Back in the days before video & t'internet, if you wanted to re-live a Doctor Who story, you got the novelisation! The 1st few of these were exceptionally good, & this may well have been the best of the bunch. Hulke basically completely rewrites the tale as seen on TV , giving much more back-story to the protagonists, particularly the reptile men.

For a book ostensibly aimed at children, it cover
Jul 10, 2016 rated it liked it  ·  review of another edition
Shelves: doctor-who
One of the first Targets I read as a kid and I didn't much like it then. I hadn't become aware of some of the finer points of Who: regeneration, the exile to Earth etc. I didn't yet know there were Doctors other than Tom Baker. It felt all wrong: the TARDIS isn't mentioned, the Doctor travels in some yellow car and he seems to be working with the military? And the book had such a downbeat ending.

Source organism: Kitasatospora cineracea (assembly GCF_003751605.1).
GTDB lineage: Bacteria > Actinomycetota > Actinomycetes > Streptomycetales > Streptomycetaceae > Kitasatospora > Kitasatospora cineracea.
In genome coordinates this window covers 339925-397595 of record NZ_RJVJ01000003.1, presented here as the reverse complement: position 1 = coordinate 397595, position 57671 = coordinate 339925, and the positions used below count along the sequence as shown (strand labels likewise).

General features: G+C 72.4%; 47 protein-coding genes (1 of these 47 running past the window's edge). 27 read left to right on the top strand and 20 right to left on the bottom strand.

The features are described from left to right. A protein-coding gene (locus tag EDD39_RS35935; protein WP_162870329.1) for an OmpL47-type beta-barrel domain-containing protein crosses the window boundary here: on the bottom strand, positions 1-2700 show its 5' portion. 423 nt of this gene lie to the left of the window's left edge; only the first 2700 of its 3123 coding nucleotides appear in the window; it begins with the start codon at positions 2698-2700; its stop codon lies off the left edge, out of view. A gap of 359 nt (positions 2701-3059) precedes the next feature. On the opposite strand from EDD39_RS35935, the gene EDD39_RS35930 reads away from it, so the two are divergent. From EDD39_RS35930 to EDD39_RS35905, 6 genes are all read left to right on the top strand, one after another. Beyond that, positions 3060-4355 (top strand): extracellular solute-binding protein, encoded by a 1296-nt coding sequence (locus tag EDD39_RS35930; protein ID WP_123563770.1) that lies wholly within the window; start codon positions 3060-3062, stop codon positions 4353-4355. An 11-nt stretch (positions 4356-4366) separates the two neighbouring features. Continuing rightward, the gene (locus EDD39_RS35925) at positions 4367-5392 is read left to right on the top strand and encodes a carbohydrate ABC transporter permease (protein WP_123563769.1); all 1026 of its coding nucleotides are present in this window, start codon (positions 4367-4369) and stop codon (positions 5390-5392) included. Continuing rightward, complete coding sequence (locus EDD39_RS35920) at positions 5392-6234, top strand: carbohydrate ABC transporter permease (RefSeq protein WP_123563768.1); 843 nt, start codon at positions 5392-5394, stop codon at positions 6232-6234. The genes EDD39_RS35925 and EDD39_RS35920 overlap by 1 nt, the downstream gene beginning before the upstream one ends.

Reading it again now I'm older, I enjoy the story much much more. Hulke managed to compress a really
Scarlett Sims
Unlike the other Doctor Who novelization I've read, this one was based on one of the serials from the third Doctor. It was a quick and enjoyable read. I could really picture everything in the book through the lens of old-school BBC...tape? film? I never remember. I think it's tape. Anyway, at the end there's a bit of an explanation of the things that the author changed between the script for the serial and the novel. Apparently, he added a bit more characterization and backstory to the minor cha ...more
Apr 29, 2009 rated it really liked it  ·  review of another edition